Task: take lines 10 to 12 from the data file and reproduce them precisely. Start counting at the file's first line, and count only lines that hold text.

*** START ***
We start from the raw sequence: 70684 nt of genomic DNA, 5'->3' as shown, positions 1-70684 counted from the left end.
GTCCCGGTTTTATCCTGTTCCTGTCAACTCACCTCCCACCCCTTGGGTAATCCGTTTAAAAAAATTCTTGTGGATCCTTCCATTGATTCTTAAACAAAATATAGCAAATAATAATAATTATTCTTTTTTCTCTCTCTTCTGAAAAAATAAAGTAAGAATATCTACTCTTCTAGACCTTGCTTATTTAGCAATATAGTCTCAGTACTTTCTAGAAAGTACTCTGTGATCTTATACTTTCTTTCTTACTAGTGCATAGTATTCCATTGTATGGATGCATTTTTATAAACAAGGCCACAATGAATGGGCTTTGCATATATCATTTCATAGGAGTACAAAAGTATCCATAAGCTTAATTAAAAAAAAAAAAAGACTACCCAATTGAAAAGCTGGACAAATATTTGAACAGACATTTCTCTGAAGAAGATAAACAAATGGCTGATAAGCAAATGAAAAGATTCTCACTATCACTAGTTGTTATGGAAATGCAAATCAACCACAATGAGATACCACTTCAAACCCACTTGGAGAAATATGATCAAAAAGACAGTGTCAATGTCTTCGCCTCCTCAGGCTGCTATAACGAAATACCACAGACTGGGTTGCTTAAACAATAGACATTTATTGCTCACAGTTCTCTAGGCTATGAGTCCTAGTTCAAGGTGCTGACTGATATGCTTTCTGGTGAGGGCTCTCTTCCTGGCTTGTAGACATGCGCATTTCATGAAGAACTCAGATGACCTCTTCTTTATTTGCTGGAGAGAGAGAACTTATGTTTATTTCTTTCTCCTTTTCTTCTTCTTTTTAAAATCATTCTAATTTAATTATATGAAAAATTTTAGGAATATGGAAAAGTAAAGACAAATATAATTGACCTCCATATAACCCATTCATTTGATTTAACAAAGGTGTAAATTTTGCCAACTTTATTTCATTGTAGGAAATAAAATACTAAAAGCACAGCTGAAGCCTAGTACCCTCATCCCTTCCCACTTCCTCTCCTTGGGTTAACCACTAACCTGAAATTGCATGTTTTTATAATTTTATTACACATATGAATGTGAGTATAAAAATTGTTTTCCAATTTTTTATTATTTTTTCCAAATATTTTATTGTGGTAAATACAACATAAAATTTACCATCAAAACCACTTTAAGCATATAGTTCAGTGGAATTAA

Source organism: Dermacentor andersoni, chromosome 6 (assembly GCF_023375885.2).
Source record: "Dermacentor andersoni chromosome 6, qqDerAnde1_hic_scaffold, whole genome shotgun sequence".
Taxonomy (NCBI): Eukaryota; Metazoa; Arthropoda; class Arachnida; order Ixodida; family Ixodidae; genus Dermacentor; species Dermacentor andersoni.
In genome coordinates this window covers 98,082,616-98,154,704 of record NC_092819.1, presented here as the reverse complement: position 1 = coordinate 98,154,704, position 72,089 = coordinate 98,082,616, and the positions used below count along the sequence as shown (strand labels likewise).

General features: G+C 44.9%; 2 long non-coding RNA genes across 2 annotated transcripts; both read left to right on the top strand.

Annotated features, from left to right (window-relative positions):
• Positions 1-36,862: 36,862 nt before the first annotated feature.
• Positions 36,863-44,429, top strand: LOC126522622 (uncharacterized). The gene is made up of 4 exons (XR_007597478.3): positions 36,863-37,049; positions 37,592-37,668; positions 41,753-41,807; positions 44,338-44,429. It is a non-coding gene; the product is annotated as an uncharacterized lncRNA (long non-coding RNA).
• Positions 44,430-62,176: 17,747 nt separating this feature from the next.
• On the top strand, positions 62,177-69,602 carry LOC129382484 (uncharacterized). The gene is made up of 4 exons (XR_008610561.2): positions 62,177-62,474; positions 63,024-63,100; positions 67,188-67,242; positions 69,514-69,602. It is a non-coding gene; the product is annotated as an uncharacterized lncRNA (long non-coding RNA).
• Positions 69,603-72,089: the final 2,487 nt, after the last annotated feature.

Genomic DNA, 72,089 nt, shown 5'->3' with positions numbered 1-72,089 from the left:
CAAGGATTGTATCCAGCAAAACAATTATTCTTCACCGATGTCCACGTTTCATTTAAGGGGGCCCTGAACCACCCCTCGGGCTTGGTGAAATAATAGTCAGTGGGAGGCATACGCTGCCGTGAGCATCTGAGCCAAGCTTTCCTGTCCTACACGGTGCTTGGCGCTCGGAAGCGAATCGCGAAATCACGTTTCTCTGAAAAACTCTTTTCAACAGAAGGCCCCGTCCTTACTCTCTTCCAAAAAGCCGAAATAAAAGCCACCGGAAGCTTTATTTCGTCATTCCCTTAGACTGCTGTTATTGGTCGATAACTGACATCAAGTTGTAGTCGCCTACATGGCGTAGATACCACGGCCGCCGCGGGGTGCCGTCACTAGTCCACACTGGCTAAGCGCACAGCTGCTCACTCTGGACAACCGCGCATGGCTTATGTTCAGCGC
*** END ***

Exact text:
• Positions 36,863-44,429, top strand: LOC126522622 (uncharacterized). The gene is made up of 4 exons (XR_007597478.3): positions 36,863-37,049; positions 37,592-37,668; positions 41,753-41,807; positions 44,338-44,429. It is a non-coding gene; the product is annotated as an uncharacterized lncRNA (long non-coding RNA).
• Positions 44,430-62,176: 17,747 nt separating this feature from the next.
• On the top strand, positions 62,177-69,602 carry LOC129382484 (uncharacterized). The gene is made up of 4 exons (XR_008610561.2): positions 62,177-62,474; positions 63,024-63,100; positions 67,188-67,242; positions 69,514-69,602. It is a non-coding gene; the product is annotated as an uncharacterized lncRNA (long non-coding RNA).